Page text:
FRAZIER CANYON. Frazier Canyon begins just east of Mount Locke and nine miles northwest of Fort Davis in central Jeff Davis County (at 30°40' N, 103°59' W) and extends east for thirteen miles to its mouth on Limpia Canyon, just east of State Highway 17 and ten miles northeast of Fort Davis (at 30°41' N, 103°47' W). Through Frazier Canyon flows an intermittent stream. The surrounding rugged canyon terrain is surfaced by shallow, stony soils that support Mexican buckeye, walnut, persimmon, desert willow, scrub brush, and sparse grasses. Both Frazier Canyon and Horse Thief Canyon were named for Walt Frazier, who reportedly stole horses from a ranch north of Fort Stockton in 1896 and fled south toward Mexico. His two young accomplices were killed in a shootout with Texas Rangersqv in what came to be called Horse Thief Canyon, but Frazier eluded his pursuers in the canyon that now bears his name. Though he rode on to the Texas and Pacific Railway, where he abandoned his horse and hopped a westbound freight train, he was subsequently caught and imprisoned.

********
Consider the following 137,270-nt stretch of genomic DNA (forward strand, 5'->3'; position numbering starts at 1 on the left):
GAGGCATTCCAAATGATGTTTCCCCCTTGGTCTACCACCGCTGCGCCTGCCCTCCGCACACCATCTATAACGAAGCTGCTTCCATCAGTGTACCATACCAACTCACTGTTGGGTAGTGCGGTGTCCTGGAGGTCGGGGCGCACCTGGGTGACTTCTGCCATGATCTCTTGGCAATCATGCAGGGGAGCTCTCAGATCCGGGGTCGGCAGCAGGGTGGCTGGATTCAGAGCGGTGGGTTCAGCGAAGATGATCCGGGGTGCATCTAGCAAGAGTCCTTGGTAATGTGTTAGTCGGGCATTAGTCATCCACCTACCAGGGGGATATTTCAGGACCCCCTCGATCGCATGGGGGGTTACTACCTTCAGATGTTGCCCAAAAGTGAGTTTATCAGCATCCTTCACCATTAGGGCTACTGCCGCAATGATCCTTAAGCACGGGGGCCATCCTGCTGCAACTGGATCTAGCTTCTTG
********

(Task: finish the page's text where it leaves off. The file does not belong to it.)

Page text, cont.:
Image Use Disclaimer
All copyrighted materials included within the Handbook of Texas Online are in accordance with Title 17 U.S.C. Section 107 related to Copyright and “Fair Use” for Non-Profit educational institutions, which permits the Texas State Historical Association (TSHA), to utilize copyrighted materials to further scholarship, education, and inform the public. The TSHA makes every effort to conform to the principles of fair use and to comply with copyright law.
For more information go to: http://www.law.cornell.edu/uscode/17/107.shtml
If you wish to use copyrighted material from this site for purposes of your own that go beyond fair use, you must obtain permission from the copyright owner.
The following, adapted from the Chicago Manual of Style, 15th edition, is the preferred citation for this article.Handbook of Texas Online, "Frazier Canyon," accessed February 25, 2017, http://www.tshaonline.org/handbook/online/articles/rkf01.
Uploaded on June 12, 2010. Published by the Texas State Historical Association.